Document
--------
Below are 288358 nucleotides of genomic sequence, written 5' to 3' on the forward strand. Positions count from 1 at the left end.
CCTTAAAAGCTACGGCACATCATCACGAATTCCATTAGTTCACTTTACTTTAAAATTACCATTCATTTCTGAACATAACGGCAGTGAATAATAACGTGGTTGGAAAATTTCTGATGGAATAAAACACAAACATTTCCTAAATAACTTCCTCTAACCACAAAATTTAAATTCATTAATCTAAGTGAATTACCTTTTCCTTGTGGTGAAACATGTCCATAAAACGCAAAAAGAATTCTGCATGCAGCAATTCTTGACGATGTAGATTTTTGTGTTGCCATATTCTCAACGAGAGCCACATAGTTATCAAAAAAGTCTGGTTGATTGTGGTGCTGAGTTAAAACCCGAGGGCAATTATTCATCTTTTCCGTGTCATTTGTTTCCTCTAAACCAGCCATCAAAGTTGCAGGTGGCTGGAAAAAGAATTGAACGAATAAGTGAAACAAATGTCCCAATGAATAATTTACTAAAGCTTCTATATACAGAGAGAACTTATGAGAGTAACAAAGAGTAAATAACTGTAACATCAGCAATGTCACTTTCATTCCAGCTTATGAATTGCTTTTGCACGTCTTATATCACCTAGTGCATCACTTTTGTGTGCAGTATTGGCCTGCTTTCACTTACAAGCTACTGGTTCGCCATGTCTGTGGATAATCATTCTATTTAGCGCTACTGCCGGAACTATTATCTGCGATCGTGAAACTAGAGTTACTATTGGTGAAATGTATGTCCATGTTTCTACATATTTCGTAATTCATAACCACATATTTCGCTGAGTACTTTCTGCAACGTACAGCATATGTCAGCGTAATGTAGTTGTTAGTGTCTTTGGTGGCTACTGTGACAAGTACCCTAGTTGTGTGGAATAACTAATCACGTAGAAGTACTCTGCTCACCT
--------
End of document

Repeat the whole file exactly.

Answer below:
Below are 288358 nucleotides of genomic sequence, written 5' to 3' on the forward strand. Positions count from 1 at the left end.
CCTTAAAAGCTACGGCACATCATCACGAATTCCATTAGTTCACTTTACTTTAAAATTACCATTCATTTCTGAACATAACGGCAGTGAATAATAACGTGGTTGGAAAATTTCTGATGGAATAAAACACAAACATTTCCTAAATAACTTCCTCTAACCACAAAATTTAAATTCATTAATCTAAGTGAATTACCTTTTCCTTGTGGTGAAACATGTCCATAAAACGCAAAAAGAATTCTGCATGCAGCAATTCTTGACGATGTAGATTTTTGTGTTGCCATATTCTCAACGAGAGCCACATAGTTATCAAAAAAGTCTGGTTGATTGTGGTGCTGAGTTAAAACCCGAGGGCAATTATTCATCTTTTCCGTGTCATTTGTTTCCTCTAAACCAGCCATCAAAGTTGCAGGTGGCTGGAAAAAGAATTGAACGAATAAGTGAAACAAATGTCCCAATGAATAATTTACTAAAGCTTCTATATACAGAGAGAACTTATGAGAGTAACAAAGAGTAAATAACTGTAACATCAGCAATGTCACTTTCATTCCAGCTTATGAATTGCTTTTGCACGTCTTATATCACCTAGTGCATCACTTTTGTGTGCAGTATTGGCCTGCTTTCACTTACAAGCTACTGGTTCGCCATGTCTGTGGATAATCATTCTATTTAGCGCTACTGCCGGAACTATTATCTGCGATCGTGAAACTAGAGTTACTATTGGTGAAATGTATGTCCATGTTTCTACATATTTCGTAATTCATAACCACATATTTCGCTGAGTACTTTCTGCAACGTACAGCATATGTCAGCGTAATGTAGTTGTTAGTGTCTTTGGTGGCTACTGTGACAAGTACCCTAGTTGTGTGGAATAACTAATCACGTAGAAGTACTCTGCTCACCT